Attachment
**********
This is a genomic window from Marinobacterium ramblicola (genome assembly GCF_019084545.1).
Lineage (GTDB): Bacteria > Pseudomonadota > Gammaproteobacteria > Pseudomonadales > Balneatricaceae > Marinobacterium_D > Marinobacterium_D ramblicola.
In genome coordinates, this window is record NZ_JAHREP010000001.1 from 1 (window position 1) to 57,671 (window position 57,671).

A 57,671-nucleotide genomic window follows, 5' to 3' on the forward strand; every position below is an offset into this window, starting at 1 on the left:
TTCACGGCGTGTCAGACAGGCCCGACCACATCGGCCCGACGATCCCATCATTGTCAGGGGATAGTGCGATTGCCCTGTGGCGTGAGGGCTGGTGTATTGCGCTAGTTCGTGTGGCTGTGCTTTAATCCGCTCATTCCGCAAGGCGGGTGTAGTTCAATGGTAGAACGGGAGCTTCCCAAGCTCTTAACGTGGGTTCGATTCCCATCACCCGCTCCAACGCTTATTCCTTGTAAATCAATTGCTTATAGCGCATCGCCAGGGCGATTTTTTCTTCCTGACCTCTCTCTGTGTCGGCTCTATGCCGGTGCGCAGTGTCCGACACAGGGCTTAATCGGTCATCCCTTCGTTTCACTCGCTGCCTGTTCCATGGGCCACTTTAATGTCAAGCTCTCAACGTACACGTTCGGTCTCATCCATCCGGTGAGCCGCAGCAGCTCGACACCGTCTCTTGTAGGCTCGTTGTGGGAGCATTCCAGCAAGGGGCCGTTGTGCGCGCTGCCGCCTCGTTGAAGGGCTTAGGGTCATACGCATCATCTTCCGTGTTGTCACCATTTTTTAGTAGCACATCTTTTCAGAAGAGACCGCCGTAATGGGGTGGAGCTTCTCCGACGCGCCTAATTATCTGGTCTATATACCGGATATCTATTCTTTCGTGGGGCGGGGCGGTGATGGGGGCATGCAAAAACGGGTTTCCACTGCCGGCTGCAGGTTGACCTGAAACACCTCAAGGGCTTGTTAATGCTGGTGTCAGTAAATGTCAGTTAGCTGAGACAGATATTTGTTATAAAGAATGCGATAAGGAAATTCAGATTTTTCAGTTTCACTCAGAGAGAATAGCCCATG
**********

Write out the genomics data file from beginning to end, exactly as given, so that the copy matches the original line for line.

This is a genomic window from Marinobacterium ramblicola (genome assembly GCF_019084545.1).
Lineage (GTDB): Bacteria > Pseudomonadota > Gammaproteobacteria > Pseudomonadales > Balneatricaceae > Marinobacterium_D > Marinobacterium_D ramblicola.
In genome coordinates, this window is record NZ_JAHREP010000001.1 from 1 (window position 1) to 57,671 (window position 57,671).

A 57,671-nucleotide genomic window follows, 5' to 3' on the forward strand; every position below is an offset into this window, starting at 1 on the left:
TTCACGGCGTGTCAGACAGGCCCGACCACATCGGCCCGACGATCCCATCATTGTCAGGGGATAGTGCGATTGCCCTGTGGCGTGAGGGCTGGTGTATTGCGCTAGTTCGTGTGGCTGTGCTTTAATCCGCTCATTCCGCAAGGCGGGTGTAGTTCAATGGTAGAACGGGAGCTTCCCAAGCTCTTAACGTGGGTTCGATTCCCATCACCCGCTCCAACGCTTATTCCTTGTAAATCAATTGCTTATAGCGCATCGCCAGGGCGATTTTTTCTTCCTGACCTCTCTCTGTGTCGGCTCTATGCCGGTGCGCAGTGTCCGACACAGGGCTTAATCGGTCATCCCTTCGTTTCACTCGCTGCCTGTTCCATGGGCCACTTTAATGTCAAGCTCTCAACGTACACGTTCGGTCTCATCCATCCGGTGAGCCGCAGCAGCTCGACACCGTCTCTTGTAGGCTCGTTGTGGGAGCATTCCAGCAAGGGGCCGTTGTGCGCGCTGCCGCCTCGTTGAAGGGCTTAGGGTCATACGCATCATCTTCCGTGTTGTCACCATTTTTTAGTAGCACATCTTTTCAGAAGAGACCGCCGTAATGGGGTGGAGCTTCTCCGACGCGCCTAATTATCTGGTCTATATACCGGATATCTATTCTTTCGTGGGGCGGGGCGGTGATGGGGGCATGCAAAAACGGGTTTCCACTGCCGGCTGCAGGTTGACCTGAAACACCTCAAGGGCTTGTTAATGCTGGTGTCAGTAAATGTCAGTTAGCTGAGACAGATATTTGTTATAAAGAATGCGATAAGGAAATTCAGATTTTTCAGTTTCACTCAGAGAGAATAGCCCATG